Now, let’s set some expectations- rural is relative.
I grew up with running water, electricity, phone- you know, all that. We didn’t subsistence farm, kill our own food or make our own clothes.
If fact, we were pretty early into dial up internet and when available- DSL.
But if you forgot something at the store, it was a 40 minute round trip. You might get lucky if you could get to the small market before they closed and pay three times as much for the time savings, but probably not.
It was quite the adjustment when I went to college- round trip to the store was more like 10 minutes, with a CVS even closer if you just need milk. You can go to the movies and then do something else because, get this, the movies are only 10 minutes away instead of 45.
So what have I learned?
- Take time to plan your day.
I spend a few minutes each night and again in the morning to make a plan. What shopping do I need to do? What meetings? When am I going to work on my Beautycounter business? When am I going to meet with my consulting clients? Work on my next seminar presentation?
When forgotten milk is 40 minutes away, making lists, using a planner and executing it are key.
- Even if you can’t see your neighbors, you can still connect.
The wold is a big place. Sometimes I get caught feeling isolated, but I’m frequently reminded that the connections are there if you’re willing to make them. Branching out and becoming an educator with Beautycounter I’ve discovered that I know way more people than I thought, and realized the full power of connection. With all the tools we have at our fingertips- social media, video chats, cell service- there’s no excuse for not connecting with your fellow man. While you’re thinking of it- be sure to follow this blog…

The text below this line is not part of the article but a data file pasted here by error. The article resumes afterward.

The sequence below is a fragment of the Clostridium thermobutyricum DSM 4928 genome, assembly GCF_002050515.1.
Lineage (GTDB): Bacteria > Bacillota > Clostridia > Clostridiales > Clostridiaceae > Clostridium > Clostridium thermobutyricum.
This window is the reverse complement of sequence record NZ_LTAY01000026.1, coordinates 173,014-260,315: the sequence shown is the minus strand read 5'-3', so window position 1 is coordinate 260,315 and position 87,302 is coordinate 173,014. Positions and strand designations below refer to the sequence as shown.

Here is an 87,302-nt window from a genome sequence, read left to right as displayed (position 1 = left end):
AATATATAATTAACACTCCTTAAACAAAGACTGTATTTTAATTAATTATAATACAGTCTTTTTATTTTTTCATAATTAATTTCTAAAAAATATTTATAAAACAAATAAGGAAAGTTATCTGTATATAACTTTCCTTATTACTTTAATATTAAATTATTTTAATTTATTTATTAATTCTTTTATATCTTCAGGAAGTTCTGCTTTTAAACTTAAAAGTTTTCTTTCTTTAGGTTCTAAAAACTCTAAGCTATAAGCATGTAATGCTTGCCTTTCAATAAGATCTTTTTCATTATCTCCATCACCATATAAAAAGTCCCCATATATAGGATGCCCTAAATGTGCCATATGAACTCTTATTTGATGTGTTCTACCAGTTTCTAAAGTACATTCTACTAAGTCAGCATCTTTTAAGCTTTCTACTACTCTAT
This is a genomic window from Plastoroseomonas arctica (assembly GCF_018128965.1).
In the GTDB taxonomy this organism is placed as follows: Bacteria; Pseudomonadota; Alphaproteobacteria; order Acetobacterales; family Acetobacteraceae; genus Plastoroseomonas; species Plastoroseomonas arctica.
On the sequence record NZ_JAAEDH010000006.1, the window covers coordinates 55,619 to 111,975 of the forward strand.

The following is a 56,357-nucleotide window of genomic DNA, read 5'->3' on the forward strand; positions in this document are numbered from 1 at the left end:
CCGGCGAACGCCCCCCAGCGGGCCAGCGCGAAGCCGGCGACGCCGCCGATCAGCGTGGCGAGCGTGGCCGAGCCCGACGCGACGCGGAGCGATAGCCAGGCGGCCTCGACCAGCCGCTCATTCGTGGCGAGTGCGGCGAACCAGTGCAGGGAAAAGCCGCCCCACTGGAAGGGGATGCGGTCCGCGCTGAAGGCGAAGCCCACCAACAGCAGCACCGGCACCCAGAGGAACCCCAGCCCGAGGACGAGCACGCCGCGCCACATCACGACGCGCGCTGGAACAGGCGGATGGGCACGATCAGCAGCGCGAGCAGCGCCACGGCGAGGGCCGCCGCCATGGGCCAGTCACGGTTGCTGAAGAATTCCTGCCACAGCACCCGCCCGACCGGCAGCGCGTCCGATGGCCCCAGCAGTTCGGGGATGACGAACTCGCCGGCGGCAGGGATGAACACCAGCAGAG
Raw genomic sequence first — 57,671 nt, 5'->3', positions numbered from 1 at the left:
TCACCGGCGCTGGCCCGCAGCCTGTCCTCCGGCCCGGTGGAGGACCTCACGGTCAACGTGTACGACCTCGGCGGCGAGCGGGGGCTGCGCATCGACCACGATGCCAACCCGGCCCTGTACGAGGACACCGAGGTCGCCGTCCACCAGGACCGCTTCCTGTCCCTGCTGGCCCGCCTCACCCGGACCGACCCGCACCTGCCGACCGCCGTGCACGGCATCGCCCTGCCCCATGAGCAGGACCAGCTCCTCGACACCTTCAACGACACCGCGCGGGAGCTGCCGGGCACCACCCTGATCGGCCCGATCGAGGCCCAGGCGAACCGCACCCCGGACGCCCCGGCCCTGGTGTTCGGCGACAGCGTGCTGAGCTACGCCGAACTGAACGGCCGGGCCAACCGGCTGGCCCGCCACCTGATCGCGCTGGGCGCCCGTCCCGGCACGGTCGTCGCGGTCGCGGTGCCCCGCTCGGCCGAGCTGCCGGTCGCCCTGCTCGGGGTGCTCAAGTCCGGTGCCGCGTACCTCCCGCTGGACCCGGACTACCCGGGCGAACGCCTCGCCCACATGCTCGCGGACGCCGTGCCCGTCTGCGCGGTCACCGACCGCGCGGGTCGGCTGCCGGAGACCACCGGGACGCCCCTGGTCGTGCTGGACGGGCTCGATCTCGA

Taking time to connect is good for your soul- it doesn’t have to take all day- even small gestures have big impacts.
- There’s power in disconnecting and quiet time too.
Leave your phone behind and take a walk. Read a book instead of Netflix. Enjoy family dinner without distractions. All these things are good for your soul. Living out in the boonies- where the moon is the only light outside and when the power is out, it’s pitch black makes me comfortable with complete darkness and quiet. We need these times to refresh and restart. My best business ideas come from those moments of quiet.
Cherish moments of reflection. Use them to grow.
With so many opportunities to work remotely, set your own schedule and make your own way in this world, don’t lose sight of these three lessons from rural life- what would you add? Let’s chat in the comments below!